Every photograph from this collection (27), for which there is sufficient identifying information, is available online.
What’s in the entire collection
The photographs in this collection, held by the Rauh Jewish Archives at the Senator John Heinz History Center, range in date from 1915 to 1984. Many of the photographs show classes of students or graduation classes posed on the grounds of the Hebrew Institute with descriptions and identifying labels and dates. Other photographs depict the laying of the cornerstone and the Hebrew Institute’s first school bus. Also included in the collection is a folder of photographs from the Solomon Schechter Day School.
About the Hebrew Institute
The Hebrew Institute was founded in response to the lack of organization and supervision of Jewish education in the Pittsburgh area. The purpose of the Hebrew Institute was to make Jewish education a factor in youths’ lives by teaching the Hebrew language and literature and by fostering knowledge of Jewish history and ethics. It was the vision of Rabbi A. M. Ashinsky to establish a modern “Talmud Torah.” He first presented this idea at a community committee meeting at the Washington Bank Building on September 3, 1911. Ten days later, a second meeting was held at his residence. During this meeting, a vote was taken to name the Jewish educational institution the Hebrew Institute.
After gaining support and financial assistance from the community, on November 7, 1916, the Hebrew Institute of Pittsburgh opened its doors in a new building on Wylie Avenue and Green Street in the Hill District, where Pittsburgh’s Jewish immigrant population was centered at the time. The Hebrew Institute offered a kindergarten, elementary school, a student synagogue, library, printing department, sewing classes for girls and evening classes. In addition to classrooms, the building housed a game room and playground. The Hebrew Institute quickly became a center for Jewish community activities.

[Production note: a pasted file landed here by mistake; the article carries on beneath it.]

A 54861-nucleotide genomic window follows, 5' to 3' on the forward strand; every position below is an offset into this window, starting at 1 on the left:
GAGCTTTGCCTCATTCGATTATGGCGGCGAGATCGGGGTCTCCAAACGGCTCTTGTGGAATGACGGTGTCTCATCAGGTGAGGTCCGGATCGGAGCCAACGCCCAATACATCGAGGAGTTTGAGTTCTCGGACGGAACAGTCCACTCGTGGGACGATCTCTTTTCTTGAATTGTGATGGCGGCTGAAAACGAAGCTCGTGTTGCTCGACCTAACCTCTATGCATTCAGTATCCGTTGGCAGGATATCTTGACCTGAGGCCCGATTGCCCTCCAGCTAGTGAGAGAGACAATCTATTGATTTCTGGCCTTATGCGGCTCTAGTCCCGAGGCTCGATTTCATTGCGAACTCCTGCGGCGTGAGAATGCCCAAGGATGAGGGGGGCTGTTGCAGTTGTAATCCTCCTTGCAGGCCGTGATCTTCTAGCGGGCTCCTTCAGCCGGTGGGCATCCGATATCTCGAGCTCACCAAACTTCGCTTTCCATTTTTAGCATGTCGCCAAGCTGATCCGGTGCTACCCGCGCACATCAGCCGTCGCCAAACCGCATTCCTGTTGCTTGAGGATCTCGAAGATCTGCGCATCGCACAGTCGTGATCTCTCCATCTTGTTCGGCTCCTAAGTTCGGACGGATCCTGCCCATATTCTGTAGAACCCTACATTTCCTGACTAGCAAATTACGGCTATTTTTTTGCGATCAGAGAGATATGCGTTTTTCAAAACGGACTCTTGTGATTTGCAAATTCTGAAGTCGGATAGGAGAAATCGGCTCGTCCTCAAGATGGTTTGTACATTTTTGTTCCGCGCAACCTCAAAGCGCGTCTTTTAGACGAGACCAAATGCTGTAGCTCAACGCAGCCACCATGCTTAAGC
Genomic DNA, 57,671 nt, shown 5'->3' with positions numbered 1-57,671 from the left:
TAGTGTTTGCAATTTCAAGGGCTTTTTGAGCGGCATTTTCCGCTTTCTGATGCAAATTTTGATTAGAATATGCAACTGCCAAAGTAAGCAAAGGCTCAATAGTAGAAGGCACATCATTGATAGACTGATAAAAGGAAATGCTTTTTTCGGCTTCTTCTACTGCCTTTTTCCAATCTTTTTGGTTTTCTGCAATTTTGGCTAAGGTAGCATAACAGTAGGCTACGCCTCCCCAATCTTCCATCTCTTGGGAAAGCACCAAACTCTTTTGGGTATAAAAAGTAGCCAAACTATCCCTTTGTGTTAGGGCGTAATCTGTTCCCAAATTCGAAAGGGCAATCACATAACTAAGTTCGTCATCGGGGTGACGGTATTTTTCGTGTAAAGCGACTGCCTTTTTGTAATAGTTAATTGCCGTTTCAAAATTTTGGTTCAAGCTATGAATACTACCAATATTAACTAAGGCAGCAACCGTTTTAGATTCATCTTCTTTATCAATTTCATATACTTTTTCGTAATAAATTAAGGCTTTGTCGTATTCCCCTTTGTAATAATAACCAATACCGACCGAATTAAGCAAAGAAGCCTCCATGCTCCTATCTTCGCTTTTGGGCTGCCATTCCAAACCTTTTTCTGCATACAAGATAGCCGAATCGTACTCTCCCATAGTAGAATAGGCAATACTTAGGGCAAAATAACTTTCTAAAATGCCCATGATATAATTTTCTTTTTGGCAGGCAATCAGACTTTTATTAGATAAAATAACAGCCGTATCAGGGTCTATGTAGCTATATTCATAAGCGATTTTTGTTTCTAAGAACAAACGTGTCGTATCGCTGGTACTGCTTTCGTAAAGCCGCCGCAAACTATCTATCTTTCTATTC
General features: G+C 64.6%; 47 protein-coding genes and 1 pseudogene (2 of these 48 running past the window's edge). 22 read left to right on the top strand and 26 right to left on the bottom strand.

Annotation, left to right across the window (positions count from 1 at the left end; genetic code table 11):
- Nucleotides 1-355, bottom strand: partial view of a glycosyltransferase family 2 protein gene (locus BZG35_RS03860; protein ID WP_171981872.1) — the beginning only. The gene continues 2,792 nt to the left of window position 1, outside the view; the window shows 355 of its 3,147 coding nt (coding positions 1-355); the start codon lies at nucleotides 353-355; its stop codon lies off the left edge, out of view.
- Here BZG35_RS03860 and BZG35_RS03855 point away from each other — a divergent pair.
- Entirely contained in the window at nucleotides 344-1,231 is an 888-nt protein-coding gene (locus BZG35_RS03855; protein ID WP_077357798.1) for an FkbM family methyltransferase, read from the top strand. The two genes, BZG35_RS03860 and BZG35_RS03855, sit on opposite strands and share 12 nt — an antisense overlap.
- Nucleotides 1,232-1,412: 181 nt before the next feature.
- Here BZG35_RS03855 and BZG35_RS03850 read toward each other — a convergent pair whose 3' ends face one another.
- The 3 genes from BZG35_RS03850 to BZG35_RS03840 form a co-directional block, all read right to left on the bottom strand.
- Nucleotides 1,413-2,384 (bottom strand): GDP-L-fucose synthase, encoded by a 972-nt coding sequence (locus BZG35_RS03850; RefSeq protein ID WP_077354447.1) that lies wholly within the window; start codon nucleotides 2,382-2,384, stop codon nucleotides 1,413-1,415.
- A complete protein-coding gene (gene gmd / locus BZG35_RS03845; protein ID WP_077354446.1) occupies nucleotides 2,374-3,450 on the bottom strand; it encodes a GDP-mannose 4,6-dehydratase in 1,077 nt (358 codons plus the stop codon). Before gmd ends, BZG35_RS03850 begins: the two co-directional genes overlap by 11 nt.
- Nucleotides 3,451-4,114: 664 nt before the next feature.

In the next few years after opening, the Hebrew Institute responded to the gradual demographic shift of Pittsburgh’s Jewish population to the East End. In order to accommodate the needs of the growing Jewish community in Squirrel Hill, in 1919, the Hebrew Institute began to use two rooms in the Colfax School for classes. In 1921, the school began to provide transportation for the 795 students enrolled. The teachers from the Hebrew Institute also taught classes that became part of Beth Shalom’s Hebrew School. The Hebrew Institute also assisted in organizing affiliate schools such as B’nai Israel Hebrew Institute and the Tree of Life Hebrew School.
In December 1943, the original building was sold and the Hebrew Institute relocated to a new building in May 1944 on Forbes and Denniston in Squirrel Hill. By 1954, the Hebrew Institute was conducting the largest kindergarten and summer camp of its kind in the country. The elementary school was also one of the country’s largest. The entire program for the Hebrew Institute was used as a model for similar educational institutions.
In 1991 the Hebrew Institute, Community Day School, and the School of Advanced Jewish Studies merged to form the Jewish Educational Institute of Greater Pittsburgh.